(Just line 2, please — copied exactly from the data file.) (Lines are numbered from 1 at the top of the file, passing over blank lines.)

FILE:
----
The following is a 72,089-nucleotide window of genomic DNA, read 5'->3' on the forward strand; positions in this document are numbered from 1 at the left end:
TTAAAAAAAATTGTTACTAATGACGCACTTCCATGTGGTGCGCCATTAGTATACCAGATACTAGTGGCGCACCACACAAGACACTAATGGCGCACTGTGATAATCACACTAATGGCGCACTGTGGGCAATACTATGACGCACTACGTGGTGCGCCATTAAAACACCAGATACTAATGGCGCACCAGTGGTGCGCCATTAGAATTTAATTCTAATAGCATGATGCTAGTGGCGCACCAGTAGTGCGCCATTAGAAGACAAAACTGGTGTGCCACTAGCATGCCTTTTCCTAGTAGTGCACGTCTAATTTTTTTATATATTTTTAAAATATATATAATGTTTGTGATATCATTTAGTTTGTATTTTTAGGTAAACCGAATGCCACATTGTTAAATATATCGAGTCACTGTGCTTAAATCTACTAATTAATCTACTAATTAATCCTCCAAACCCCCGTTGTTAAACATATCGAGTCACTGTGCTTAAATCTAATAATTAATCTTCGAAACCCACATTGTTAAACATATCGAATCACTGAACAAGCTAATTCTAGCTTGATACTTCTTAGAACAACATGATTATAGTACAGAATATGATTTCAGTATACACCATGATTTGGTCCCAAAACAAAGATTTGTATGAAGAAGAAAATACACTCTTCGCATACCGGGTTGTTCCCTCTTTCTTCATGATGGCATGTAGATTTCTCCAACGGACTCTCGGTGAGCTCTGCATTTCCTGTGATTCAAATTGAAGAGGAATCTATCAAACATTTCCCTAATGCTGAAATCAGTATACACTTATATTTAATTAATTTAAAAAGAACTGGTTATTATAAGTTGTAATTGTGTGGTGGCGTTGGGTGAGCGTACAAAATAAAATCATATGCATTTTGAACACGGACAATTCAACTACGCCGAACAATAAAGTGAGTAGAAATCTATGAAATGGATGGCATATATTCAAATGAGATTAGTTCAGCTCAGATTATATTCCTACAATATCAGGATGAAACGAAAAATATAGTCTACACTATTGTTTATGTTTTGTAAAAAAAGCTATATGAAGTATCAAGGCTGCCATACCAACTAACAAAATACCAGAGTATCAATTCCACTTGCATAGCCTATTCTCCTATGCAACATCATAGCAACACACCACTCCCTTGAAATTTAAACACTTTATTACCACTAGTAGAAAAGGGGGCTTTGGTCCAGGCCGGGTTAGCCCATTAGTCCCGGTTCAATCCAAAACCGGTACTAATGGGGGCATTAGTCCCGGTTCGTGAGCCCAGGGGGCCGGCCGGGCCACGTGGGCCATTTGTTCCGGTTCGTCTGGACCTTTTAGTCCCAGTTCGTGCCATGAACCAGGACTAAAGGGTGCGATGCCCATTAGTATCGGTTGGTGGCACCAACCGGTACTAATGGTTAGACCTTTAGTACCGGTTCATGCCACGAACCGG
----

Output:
TTAAAAAAAATTGTTACTAATGACGCACTTCCATGTGGTGCGCCATTAGTATACCAGATACTAGTGGCGCACCACACAAGACACTAATGGCGCACTGTGATAATCACACTAATGGCGCACTGTGGGCAATACTATGACGCACTACGTGGTGCGCCATTAAAACACCAGATACTAATGGCGCACCAGTGGTGCGCCATTAGAATTTAATTCTAATAGCATGATGCTAGTGGCGCACCAGTAGTGCGCCATTAGAAGACAAAACTGGTGTGCCACTAGCATGCCTTTTCCTAGTAGTGCACGTCTAATTTTTTTATATATTTTTAAAATATATATAATGTTTGTGATATCATTTAGTTTGTATTTTTAGGTAAACCGAATGCCACATTGTTAAATATATCGAGTCACTGTGCTTAAATCTACTAATTAATCTACTAATTAATCCTCCAAACCCCCGTTGTTAAACATATCGAGTCACTGTGCTTAAATCTAATAATTAATCTTCGAAACCCACATTGTTAAACATATCGAATCACTGAACAAGCTAATTCTAGCTTGATACTTCTTAGAACAACATGATTATAGTACAGAATATGATTTCAGTATACACCATGATTTGGTCCCAAAACAAAGATTTGTATGAAGAAGAAAATACACTCTTCGCATACCGGGTTGTTCCCTCTTTCTTCATGATGGCATGTAGATTTCTCCAACGGACTCTCGGTGAGCTCTGCATTTCCTGTGATTCAAATTGAAGAGGAATCTATCAAACATTTCCCTAATGCTGAAATCAGTATACACTTATATTTAATTAATTTAAAAAGAACTGGTTATTATAAGTTGTAATTGTGTGGTGGCGTTGGGTGAGCGTACAAAATAAAATCATATGCATTTTGAACACGGACAATTCAACTACGCCGAACAATAAAGTGAGTAGAAATCTATGAAATGGATGGCATATATTCAAATGAGATTAGTTCAGCTCAGATTATATTCCTACAATATCAGGATGAAACGAAAAATATAGTCTACACTATTGTTTATGTTTTGTAAAAAAAGCTATATGAAGTATCAAGGCTGCCATACCAACTAACAAAATACCAGAGTATCAATTCCACTTGCATAGCCTATTCTCCTATGCAACATCATAGCAACACACCACTCCCTTGAAATTTAAACACTTTATTACCACTAGTAGAAAAGGGGGCTTTGGTCCAGGCCGGGTTAGCCCATTAGTCCCGGTTCAATCCAAAACCGGTACTAATGGGGGCATTAGTCCCGGTTCGTGAGCCCAGGGGGCCGGCCGGGCCACGTGGGCCATTTGTTCCGGTTCGTCTGGACCTTTTAGTCCCAGTTCGTGCCATGAACCAGGACTAAAGGGTGCGATGCCCATTAGTATCGGTTGGTGGCACCAACCGGTACTAATGGTTAGACCTTTAGTACCGGTTCATGCCACGAACCGG